I sincerely do not know what happened to me.  I know that one moment I was blissfully taking one of my extended Walt Whitman-ish “forays” into the natural splendor of eighties Lake Park and the next moment my world had been reduced to a pulsing arrival and departure of consciousness in which I was greeted each time with a new and bizarre scene playing itself out in front of me.  On the first return I was no longer standing.  I was sitting on the ground.  I had placed the canvas bag that I always carried with me to the side and taken the single-loop toe sandals off my feet and placed them on the bag.  I had taken the small drums out of my bag, which I had spent a pretty penny on and spent a ton of time conditioning and tuning, and then I pulsed again.  It was like a long slow throb.  Like the push of awareness in and out of your grasp as if it was blood pumping through the millions of orifices throughout your body and your cells grasping at each molecule of life it brings as if there will never be another, ever again.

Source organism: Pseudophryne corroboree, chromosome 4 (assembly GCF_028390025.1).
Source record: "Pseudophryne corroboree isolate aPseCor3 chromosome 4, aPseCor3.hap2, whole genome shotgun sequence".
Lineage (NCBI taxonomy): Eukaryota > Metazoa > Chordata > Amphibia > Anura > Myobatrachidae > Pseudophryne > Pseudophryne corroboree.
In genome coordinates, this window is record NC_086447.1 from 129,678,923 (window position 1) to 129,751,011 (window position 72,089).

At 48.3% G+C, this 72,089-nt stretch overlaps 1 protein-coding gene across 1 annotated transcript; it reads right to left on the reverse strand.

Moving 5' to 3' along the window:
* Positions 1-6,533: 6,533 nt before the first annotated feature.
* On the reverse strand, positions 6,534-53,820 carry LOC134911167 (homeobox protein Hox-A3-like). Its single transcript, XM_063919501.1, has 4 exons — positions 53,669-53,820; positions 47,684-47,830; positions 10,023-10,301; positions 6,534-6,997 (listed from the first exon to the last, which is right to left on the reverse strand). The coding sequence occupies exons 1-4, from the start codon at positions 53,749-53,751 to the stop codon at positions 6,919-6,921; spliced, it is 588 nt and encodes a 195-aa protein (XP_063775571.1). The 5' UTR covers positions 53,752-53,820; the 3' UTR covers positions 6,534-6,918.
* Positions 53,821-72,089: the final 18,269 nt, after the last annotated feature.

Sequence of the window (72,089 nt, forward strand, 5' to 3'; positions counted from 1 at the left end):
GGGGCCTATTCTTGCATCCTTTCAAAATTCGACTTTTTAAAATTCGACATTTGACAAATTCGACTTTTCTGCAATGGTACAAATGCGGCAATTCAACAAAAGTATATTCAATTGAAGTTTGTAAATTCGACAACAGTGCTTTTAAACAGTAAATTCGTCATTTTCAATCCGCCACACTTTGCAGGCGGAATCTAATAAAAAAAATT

On the second return I was playing my drums.  The rhythm was a combination of palm thrusts, finger taps and back handed nail scratch throws which was extremely seductive.  I found myself instantly in love with the rhythm.  I was staring at the moon which had now met the water and was being swallowed by the mouth of Lake Michigan as the horizon had curved up on each side of the moon like thick wet lips of light sucking on a glowing crystal ball due to the haze effect of the rarefied lake water as it played with the light of the captured moon. Then I pulsed again.